Tracey Thorn - Record (Album Review)

Jacob Brookman 09 March 2018

If it weren’t for the xx, specifically Romy Madley Croft, you could probably describe Tracey Thorn’s musical oeuvre as completely unique within British music. Her sultry style and low-slung melodies have hovered elegantly just outside of the mainstream for nearly 40 years.

While her fifth solo album is consistent with the retro EDM sound of recent releases, it’s a frequently joyous collection characterised by detailed, terse melody writing and smashy old school flourishes. It demonstrates deft and able songcraft from a multi-disciplinary artist with a great deal to give.src=

Standout moments include the swaggering album midpoint, Sister, which features Corinne Bailey Rae on backing vocals. It is a cool mid-tempo shuffler, adorned with rata-tat-tat timbale and elegant cowbells that give the song trance-inducing power.

It shows Thorn’s textural and arrangement nous and - on an album of taut songs with neat melodies - acts as a kind of sprawling spiritual happening, clocking in at nearly nine minutes.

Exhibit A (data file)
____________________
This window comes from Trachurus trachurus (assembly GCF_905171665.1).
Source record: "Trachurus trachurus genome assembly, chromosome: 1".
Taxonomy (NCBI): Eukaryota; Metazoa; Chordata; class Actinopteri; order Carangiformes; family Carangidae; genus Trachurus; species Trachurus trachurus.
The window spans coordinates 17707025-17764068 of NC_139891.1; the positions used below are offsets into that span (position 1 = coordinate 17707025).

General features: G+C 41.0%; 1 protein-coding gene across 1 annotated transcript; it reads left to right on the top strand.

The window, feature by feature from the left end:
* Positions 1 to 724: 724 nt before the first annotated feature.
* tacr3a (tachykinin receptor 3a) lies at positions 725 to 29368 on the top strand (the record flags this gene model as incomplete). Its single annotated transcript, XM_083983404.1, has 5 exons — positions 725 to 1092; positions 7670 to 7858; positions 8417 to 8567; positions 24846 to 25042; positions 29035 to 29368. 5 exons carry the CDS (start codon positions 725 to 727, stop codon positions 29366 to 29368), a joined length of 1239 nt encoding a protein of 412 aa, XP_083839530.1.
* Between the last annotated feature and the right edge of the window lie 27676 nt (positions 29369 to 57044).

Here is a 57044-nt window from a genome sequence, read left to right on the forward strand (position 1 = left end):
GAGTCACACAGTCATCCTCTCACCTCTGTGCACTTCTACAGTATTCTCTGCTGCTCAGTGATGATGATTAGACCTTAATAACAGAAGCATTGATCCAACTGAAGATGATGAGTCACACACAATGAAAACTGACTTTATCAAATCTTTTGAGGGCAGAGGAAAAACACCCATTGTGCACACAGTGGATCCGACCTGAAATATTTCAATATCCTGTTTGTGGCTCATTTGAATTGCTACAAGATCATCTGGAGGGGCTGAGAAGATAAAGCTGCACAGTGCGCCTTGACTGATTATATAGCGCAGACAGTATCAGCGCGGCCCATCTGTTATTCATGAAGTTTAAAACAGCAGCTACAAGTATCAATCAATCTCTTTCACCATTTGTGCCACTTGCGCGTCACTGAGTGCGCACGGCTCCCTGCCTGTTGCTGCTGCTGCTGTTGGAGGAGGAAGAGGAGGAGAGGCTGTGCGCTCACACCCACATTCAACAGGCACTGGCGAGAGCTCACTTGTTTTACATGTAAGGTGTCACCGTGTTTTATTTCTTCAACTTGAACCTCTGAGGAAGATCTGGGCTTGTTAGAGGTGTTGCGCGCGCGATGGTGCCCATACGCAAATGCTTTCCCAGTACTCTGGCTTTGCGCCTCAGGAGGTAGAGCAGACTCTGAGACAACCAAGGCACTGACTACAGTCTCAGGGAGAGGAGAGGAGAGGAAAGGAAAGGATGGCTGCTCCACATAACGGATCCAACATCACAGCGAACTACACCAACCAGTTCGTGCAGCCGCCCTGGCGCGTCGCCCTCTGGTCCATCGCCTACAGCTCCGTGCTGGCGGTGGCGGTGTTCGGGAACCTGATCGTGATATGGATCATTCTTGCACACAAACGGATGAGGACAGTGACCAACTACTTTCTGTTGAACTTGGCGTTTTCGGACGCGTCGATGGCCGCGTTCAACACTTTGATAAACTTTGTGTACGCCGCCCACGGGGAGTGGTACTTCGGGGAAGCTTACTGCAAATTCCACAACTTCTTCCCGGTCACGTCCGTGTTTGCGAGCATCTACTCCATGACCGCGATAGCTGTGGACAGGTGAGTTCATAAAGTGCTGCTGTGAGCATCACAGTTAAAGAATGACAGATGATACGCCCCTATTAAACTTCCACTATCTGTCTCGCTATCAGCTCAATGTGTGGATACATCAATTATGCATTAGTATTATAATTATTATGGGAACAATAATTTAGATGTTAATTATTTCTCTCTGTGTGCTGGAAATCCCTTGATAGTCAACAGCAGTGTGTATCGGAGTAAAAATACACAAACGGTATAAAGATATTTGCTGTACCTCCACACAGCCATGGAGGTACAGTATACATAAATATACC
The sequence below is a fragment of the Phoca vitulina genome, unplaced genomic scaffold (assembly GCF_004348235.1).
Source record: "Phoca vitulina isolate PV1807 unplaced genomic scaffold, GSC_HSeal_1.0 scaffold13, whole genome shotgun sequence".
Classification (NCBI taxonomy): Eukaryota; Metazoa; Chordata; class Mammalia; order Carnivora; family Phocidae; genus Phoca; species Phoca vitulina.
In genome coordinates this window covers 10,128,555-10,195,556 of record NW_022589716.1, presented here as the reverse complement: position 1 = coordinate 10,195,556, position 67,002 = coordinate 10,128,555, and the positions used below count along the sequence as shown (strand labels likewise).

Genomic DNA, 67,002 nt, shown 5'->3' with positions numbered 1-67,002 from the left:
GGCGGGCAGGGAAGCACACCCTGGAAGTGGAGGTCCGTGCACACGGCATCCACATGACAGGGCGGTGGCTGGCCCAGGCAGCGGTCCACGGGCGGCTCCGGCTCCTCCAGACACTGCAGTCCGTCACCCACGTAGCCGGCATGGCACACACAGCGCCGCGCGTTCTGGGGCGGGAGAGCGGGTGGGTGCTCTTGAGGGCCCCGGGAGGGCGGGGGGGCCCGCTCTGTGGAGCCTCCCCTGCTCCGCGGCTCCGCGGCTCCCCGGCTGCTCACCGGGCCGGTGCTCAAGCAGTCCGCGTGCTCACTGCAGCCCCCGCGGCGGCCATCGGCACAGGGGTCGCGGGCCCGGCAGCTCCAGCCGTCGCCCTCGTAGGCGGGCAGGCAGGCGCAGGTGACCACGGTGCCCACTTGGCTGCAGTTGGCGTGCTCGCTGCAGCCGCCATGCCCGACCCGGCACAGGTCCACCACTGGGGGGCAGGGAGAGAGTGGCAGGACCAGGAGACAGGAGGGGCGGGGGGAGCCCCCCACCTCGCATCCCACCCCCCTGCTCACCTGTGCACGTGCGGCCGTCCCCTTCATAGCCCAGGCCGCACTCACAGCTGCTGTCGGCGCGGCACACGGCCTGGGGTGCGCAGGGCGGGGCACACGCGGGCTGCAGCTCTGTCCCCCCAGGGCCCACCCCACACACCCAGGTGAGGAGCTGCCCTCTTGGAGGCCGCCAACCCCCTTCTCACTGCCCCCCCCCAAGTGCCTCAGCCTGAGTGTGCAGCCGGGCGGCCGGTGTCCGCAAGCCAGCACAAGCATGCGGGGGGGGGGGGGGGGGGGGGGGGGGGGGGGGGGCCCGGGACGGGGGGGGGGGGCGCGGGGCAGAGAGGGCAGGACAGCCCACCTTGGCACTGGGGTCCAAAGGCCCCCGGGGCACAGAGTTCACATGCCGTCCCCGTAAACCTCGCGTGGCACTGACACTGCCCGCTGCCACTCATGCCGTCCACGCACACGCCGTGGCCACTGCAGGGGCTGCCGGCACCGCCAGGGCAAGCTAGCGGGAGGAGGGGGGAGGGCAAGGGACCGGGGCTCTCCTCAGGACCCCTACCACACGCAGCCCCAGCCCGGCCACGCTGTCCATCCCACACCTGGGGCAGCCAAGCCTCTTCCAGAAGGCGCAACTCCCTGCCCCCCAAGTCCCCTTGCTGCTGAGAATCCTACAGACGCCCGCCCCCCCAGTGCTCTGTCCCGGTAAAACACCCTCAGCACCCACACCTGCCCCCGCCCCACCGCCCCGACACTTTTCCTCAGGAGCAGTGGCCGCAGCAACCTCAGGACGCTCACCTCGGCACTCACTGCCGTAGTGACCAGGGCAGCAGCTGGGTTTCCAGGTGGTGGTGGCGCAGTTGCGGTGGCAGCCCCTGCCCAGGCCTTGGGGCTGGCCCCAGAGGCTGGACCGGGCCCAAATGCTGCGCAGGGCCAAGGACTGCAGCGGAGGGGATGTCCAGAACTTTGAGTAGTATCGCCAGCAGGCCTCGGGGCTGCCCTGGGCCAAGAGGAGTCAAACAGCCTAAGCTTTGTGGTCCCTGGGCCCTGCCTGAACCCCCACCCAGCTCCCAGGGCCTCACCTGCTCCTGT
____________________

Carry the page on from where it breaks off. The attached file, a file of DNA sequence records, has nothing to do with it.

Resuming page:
Elsewhere, Thorn speaks of motherhood with great detail and intrigue on Babies. “I didn’t want my babies,” she declares. “Until I wanted babies. And when I wanted babies, nothing else would do but babies.”

This theme is revisited on Go, a track which describes her kids now leaving for university: “To wave you out the door, it’s what my love was for.” It’s an under-served subject within pop and Thorn covers it with a compellingly light touch.

If there is a major criticism, it is that the disco sound of ‘Record’ is not always convincing. Even a collab with EDM producer du-jour Shura does not quite amaze. Thorn’s most famous song (by a country mile) is the Todd Terry remix of Everything but the Girl’s Missing - a global smash that repositioned the group as a dance act.

But the power of that song was in its currency and originality. Thorn has never really been an electro act with the same expertise as Alison Moyet, Erasure or Depeche Mode, and occasionally, on ‘Record’, that shows. Great songwriting, though.


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